SME 301, Section 003
April 8, 2008
Self-Taught Topic Paper
It is a common misconception that many people of all ages believe that electricity
only flows in one direction. It is easy to assume that when an appliance is plugged in, the
electricity comes directly from the outlet in the wall into the appliance where it seemingly
disappears or is magically burned up. However, when one really takes the time to
understand the flow of electricity, the previous statement is hardly the case.
Big Idea One
All matter is made up of atoms. These atoms have a charge. Protons and neutrons
have a charge which is the force within a particle of matter. Most atoms have a neutral
charge which means they have an equal number of protons and electrons. However, some
atoms are either positive or negative charge. If there are more protons in an atom, it is a
positively charged atom. On the other hand, if there are more electrons, the atom will be a
negative atom. Opposite charges attract each other, while like charges repel each other.
This attracting and repelling results in a flow of electric charge which is called current
electricity. Therefore, Current
electricity is the flow of electric charge.
Big Idea Two
When this electric charge flows,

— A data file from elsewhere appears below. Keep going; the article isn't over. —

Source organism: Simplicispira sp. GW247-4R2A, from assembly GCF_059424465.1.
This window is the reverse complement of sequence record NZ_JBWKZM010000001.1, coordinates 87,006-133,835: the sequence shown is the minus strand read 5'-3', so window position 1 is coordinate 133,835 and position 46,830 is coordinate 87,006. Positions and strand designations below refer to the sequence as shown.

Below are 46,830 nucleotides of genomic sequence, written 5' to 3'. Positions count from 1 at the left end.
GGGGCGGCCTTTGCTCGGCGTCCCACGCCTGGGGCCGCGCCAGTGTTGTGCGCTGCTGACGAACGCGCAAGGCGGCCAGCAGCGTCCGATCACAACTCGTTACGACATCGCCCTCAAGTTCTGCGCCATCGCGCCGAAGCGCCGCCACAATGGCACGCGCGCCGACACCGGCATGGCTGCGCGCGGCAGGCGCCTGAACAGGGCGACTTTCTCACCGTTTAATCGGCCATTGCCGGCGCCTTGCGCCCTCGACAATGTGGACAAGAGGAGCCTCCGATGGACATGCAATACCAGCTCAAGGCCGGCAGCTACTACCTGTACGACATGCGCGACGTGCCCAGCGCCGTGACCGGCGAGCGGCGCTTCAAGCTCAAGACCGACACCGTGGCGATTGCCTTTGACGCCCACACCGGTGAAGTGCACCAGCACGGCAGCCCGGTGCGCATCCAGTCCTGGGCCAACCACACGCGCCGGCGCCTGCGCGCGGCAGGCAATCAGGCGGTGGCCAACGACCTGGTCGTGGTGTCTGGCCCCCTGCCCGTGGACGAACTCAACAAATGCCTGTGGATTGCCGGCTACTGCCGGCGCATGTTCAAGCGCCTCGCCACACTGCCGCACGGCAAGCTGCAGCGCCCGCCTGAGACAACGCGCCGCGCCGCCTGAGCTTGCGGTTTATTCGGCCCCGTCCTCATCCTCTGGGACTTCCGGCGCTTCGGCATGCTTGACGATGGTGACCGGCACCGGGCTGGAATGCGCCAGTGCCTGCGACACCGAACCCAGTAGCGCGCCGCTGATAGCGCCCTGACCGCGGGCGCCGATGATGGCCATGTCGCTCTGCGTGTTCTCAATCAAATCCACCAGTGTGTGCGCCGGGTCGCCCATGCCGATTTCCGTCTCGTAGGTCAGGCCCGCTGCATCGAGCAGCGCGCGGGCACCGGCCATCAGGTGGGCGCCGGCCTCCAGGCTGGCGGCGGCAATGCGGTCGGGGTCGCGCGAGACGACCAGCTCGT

electric current travels away from like
charges, usually going from positive to negative.
The closed loop in which current
electricity is only able to travel is called a circuit. When a force is applied to an atom, this
causes electrons to move from one atom to another. This moving of electrons is what
constitutes electricity, and the force to move electric current through a circuit. When a
negatively charged object comes into contact with another negatively charged object, the
electrons in the objects will repel each other. They both now have a negative charge,
which is called charging by induction. Induction is the force that helps to move from one
atom to another, and aids in the changing of an atoms’ charge. Thus, induction can help
us determine, or even change, the direction of current electricity in a circuit. Within the
circuit, the opposites repel and the like charges attract, creating a push-pull on the atoms.
Big Idea Three
These forces help push the electrons along the path in a loop.
flows/travels within a circuit.
The negative terminal end of a battery will repel and push
negative the electrons along the path, a wire for example. The positive terminal end of a
battery will attract and pull negative electrons along the wire. Therefore, electric current
will flow from the negative terminal of the battery; travel through the light bulb, and to
the positive terminal. There are some types of materials through which electrons can
easily flow through. These are called conductors. Metals and water are examples of